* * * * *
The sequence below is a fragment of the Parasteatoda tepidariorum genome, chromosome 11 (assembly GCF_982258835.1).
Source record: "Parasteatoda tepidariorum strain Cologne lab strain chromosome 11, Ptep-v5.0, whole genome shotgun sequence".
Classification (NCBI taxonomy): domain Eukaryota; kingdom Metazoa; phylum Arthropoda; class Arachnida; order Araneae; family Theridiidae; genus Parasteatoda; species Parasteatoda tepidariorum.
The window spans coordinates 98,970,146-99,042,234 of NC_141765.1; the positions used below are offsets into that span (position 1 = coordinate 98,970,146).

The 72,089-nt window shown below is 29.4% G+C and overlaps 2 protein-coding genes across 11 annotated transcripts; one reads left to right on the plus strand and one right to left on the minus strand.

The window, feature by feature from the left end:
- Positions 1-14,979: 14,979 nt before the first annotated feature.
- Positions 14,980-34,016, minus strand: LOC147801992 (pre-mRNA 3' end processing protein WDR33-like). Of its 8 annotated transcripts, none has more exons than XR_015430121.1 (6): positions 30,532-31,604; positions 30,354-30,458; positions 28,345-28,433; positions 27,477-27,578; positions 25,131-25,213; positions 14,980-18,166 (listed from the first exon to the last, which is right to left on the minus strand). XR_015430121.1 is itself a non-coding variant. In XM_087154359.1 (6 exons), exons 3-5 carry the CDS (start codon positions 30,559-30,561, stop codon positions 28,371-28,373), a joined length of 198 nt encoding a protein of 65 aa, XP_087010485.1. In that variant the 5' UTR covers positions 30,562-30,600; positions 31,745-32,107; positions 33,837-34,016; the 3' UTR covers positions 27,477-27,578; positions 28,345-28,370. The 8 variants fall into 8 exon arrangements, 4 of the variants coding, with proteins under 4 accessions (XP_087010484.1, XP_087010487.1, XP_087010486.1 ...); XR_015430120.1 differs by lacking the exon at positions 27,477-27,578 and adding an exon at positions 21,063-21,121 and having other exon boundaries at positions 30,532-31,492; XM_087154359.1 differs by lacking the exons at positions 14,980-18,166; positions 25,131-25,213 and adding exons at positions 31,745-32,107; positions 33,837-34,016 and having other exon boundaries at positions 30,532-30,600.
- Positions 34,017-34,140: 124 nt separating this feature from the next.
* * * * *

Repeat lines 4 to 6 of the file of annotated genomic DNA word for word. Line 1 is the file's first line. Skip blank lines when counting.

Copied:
The window spans coordinates 98,970,146-99,042,234 of NC_141765.1; the positions used below are offsets into that span (position 1 = coordinate 98,970,146).

The 72,089-nt window shown below is 29.4% G+C and overlaps 2 protein-coding genes across 11 annotated transcripts; one reads left to right on the plus strand and one right to left on the minus strand.

The window, feature by feature from the left end: